Germann said he has already generated a lot of interest in QC Kinetix as the medical and healthcare services industry continues to grow.
QC Kinetix was founded by a group of US-based physicians and today operates more than 100 locations internationally.
New Zealand was “savant in franchising” and an easy market for foreign companies to enter, Germann said. He said the country had no specific franchise legislation, unlike Australia, the United States and most other countries, and was generally more affordable than Australia, which made it an attractive destination for global expansion.
“There are a number of franchises looking at New Zealand right now and that’s a very positive sign for the New Zealand economy,” Germann told the Herald.
He said the consumer market was generally welcoming to new international brands and he expected many other global brands to follow suit.
His choice is that more food brands would enter the market in the coming years, as well as more international fashion brands.
“In times of depression, it’s food and clothing that people need. Some of the big clothing brands will come up. We’re all into fitness and leisure too, so I think [area] could also develop, as well as health services for hearing and sight. »
Snap Fitness, another American import, entered the market about 10 years ago and has proven extremely popular across the country, Germann said.
Despite the Covid-19 pandemic which has temporarily crippled industries with various lockdowns, international brands are continuing their plans to open stores and restaurants in the market.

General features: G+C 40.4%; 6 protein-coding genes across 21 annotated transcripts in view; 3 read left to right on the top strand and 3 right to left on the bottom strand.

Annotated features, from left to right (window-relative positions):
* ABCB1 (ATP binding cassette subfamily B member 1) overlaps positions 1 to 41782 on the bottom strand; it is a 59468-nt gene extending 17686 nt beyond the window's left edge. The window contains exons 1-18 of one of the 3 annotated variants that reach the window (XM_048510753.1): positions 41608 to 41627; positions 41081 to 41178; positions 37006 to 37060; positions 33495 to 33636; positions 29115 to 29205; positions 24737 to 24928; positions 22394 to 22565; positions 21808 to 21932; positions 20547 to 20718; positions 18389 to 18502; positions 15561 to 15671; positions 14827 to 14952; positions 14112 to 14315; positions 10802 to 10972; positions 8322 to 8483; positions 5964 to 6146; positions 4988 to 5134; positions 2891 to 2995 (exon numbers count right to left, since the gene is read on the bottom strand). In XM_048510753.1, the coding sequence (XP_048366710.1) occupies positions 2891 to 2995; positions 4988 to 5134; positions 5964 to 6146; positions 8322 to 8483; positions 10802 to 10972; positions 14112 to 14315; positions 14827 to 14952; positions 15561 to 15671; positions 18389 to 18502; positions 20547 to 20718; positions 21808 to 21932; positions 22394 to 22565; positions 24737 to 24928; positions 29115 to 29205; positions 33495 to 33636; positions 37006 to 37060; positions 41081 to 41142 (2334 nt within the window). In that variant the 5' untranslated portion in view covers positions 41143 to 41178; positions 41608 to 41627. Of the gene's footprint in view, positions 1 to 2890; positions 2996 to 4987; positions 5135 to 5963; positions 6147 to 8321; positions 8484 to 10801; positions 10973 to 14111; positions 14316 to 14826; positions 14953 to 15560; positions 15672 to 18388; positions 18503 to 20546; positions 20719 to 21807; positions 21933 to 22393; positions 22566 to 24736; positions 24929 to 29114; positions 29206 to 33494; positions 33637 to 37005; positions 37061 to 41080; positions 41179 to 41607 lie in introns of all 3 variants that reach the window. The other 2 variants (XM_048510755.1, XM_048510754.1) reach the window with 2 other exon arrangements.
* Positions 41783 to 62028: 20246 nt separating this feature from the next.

French luxury retailer Van Cleef & Arpels recently opened its first New Zealand store on Queen Street in Auckland, joining a growing list of global luxury retailers operating stores on this side of Tasmania, although most are not franchises. SC Luxury will soon open a boutique in Auckland.
Hollywood star Mark Wahlberg’s Wahlburgers burger chain is set to open its first family-run burger bar in Auckland this year – at the former site of the Euro restaurant in downtown Auckland at Princes Wharf.
The actor, rapper and entrepreneur founded Wahlburgers in 2011 with his brothers, Donnie Wahlberg, who rose to fame as a member of 1980s boy band New Kids on the Block, and Paul, the chef behind the menu from Wahlburgers.
At least four other New Zealand outlets are also planned, with Mustaca seeking the Queenstown venues this weekend and Tauranga, Wellington and Christchurch the other likely locations. Up to 350 part-time and full-time jobs will be created, including around 75 in Auckland.
Australian hotel group Seagrass Boutique Hospitality Group has signed an exclusive master franchise agreement with Five Guys to bring the brand to New Zealand and Australia.
The cult American burger chain known for its loaded fries, big burgers and thick shakes has more than 1,500 stores operating globally and is set to open its first New Zealand store this year.
The company plans to open five to 10 restaurants in New Zealand, after opening 20 stores in Australia in Sydney, Melbourne and Brisbane from mid-year.
In an interview with the Herald last year, Seagrass Boutique Hospitality Group was obligated by the franchise agreement to open at least five stores in New Zealand.
However, he said he could see around 10 locations comfortably operating in the market.
He said he plans to open his first restaurant in Auckland but has not yet revealed where.